• Deidre C. Todd has been a UMHS employee for over 25 years. She was diagnosed with post-partum cardiomyopathy in 2010, five months after giving birth to her son Alex. Deidre strives to educate others, especially women on recognizing symptoms not typically associated with heart conditions. She currently serves as co-chair of the UMHS/CVC Heart Walk Committees and on the event’s logistics committee.
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    Doug George and son, Jacob

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PFCC Advisors take inspiring paths coping with grief, loss

Most of us have our own experiences with grieving. What we don’t and will never have is someone else’s experience with grief and loss. Even so, we can often learn from each other’s coping mechanisms, finding a way to apply a version of them in our own lives.

Two members of the Patient and Family Advisory Board at the Comprehensive Cancer Center, Kristin Meekhof and Michele Mitchell, and PFCC Advisor Nancy Maxwell James, found different yet individually fulfilling ways to continue on.

Nancy became part of the PFCC family after suffering a devastating stroke in 2014 and losing the use of her right arm. An artist, Nancy began working in mixed media in 2006, using pieces of antique lace, old photos, buttons and other items in her artwork. She started Sugar Lump Studios while grieving the loss of her dad; “Sugar Lump” was a nickname her mom gave her. Soon, her work was being published.

After the stroke, Nancy longed to get back to her art work and, though physical therapy at UMHS, was able to slowly recover. Below is the text from one of her pieces titled, “Faith Altered Journal.” This work chronicles her path to recovery and faith. It was published in the winter, 2016 issue of Somerset Studio Gallery Magazine. You can read more about Nancy’s artwork and journey at her blog:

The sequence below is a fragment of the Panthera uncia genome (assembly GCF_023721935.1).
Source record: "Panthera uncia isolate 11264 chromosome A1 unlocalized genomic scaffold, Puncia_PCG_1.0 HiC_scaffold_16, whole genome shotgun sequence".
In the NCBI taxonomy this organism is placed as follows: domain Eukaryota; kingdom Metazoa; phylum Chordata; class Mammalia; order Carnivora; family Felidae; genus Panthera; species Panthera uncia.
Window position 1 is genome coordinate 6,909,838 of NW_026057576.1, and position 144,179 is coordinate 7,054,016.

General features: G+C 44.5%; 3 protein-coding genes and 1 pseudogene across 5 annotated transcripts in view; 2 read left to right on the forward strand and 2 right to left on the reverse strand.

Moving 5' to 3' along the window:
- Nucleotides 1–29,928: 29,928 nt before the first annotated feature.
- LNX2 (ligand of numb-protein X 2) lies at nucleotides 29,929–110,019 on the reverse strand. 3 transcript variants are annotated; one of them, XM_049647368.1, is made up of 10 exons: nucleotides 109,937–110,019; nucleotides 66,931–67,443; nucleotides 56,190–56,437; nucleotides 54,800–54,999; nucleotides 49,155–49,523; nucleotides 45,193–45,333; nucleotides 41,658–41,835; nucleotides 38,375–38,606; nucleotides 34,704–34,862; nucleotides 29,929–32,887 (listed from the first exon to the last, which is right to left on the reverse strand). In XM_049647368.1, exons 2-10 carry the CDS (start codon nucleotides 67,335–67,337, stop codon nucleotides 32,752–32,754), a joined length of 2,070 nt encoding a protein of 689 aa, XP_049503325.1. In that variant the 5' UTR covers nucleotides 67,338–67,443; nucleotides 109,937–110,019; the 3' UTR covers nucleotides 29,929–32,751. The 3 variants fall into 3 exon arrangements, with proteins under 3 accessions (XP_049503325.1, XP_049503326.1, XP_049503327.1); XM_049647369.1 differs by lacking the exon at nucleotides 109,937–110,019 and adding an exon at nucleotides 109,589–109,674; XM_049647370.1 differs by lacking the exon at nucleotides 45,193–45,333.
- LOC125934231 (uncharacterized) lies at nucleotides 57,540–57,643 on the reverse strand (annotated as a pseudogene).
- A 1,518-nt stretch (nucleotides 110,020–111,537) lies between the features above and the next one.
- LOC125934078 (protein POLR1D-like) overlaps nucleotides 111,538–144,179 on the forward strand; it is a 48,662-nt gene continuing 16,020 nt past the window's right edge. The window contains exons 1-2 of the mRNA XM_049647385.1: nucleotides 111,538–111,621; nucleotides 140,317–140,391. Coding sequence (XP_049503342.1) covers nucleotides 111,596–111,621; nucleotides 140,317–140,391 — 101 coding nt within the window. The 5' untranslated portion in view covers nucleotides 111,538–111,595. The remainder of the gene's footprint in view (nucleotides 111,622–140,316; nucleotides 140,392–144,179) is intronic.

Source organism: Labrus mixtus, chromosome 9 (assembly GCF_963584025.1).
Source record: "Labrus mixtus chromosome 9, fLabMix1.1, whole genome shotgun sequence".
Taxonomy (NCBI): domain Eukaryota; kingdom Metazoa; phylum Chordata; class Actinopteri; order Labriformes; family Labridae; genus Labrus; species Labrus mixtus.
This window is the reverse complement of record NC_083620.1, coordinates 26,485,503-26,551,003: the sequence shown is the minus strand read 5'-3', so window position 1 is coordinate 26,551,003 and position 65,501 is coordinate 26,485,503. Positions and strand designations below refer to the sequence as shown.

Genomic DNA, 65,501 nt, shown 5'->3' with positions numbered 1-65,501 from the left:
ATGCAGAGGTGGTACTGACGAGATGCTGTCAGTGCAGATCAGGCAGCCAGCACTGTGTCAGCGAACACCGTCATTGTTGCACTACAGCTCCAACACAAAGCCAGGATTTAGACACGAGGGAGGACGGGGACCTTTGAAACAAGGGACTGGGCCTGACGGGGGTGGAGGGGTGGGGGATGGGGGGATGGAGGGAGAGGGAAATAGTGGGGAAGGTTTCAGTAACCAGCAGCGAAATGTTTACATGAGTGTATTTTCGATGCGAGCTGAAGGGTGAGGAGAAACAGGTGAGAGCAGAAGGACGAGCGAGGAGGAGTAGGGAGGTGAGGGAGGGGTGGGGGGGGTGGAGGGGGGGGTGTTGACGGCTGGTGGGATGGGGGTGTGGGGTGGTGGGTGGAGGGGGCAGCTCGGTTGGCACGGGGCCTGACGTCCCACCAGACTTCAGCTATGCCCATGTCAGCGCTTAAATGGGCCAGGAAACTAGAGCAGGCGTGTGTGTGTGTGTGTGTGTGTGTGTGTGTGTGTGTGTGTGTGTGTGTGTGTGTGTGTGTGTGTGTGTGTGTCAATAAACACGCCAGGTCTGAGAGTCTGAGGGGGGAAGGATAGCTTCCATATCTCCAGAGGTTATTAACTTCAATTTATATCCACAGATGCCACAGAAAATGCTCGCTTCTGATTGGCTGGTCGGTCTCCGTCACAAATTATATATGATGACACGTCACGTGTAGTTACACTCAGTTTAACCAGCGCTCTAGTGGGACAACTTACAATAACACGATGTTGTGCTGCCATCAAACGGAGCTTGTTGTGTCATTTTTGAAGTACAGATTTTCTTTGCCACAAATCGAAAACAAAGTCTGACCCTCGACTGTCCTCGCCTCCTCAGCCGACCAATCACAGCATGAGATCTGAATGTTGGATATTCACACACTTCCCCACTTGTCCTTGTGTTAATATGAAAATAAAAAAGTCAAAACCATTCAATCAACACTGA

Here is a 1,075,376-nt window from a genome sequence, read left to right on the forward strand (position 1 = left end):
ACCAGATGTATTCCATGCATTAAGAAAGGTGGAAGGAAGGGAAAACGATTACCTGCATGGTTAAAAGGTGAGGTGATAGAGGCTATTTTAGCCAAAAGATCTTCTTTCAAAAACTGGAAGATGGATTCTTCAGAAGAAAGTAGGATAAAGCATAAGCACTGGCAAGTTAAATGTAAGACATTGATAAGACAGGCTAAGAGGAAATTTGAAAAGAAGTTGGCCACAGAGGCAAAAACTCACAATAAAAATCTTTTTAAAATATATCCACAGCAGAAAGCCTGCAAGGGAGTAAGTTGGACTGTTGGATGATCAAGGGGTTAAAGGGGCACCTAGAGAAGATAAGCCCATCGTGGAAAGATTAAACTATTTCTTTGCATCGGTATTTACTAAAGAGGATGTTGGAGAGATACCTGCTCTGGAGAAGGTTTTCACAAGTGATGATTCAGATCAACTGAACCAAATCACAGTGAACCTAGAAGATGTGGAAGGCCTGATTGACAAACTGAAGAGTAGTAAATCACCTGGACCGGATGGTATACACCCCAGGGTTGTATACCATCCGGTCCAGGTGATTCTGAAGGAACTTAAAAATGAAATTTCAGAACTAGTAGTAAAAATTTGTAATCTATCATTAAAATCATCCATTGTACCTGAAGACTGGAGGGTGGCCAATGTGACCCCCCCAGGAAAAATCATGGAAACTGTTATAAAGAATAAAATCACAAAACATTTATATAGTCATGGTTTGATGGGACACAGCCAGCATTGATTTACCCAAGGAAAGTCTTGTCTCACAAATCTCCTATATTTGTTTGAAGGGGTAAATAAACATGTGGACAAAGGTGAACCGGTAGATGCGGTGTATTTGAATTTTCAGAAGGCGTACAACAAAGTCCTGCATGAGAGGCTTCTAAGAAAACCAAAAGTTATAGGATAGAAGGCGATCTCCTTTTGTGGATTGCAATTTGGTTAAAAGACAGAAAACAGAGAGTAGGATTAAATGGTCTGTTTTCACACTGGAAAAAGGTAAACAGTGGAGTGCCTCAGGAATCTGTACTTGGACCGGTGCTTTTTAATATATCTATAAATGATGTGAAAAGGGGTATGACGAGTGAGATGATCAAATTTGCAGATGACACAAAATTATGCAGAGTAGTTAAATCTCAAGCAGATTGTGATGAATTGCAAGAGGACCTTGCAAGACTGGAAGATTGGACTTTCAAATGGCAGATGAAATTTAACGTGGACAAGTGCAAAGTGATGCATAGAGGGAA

kristen meekhof

Kristin is pictured at the 2016 United Nation’s Conference on the Status of Women, where her work was featured.

Kristin, who experienced the loss of her husband from advanced adrenal cancer in 2007, says she found that moving forward in a healthy and meaningful manner requires finding a purpose that is as interesting and intense as the wound one has suffered.

One of the ways she accomplished that was to write a book, “A Widow’s Guide to Healing: Gentle Support and Advice for the First 5 Years”. Meekhof says the book about what she and others experienced, and the lessons that resulted, doesn’t fill the void, but “rests alongside it.”

In the course of writing the book, Meekhof, who holds a master’s degree in social work from the University of Michigan, interviewed more than 100 widows. She also spoke with Dr. Gary Hammer, the director of the Endocrine Oncology Program at the UMCCC.

Next year will mark a decade since the loss of her husband, yet Meekhof says she continues to learn, both from her own experiences and those of others. “I traveled to Kenya and learned from widows about how they live on less than a dollar a day. At the United Nations I learned about 17 sustainable developmental goals, including health and well-being,that can transform the world,” she said.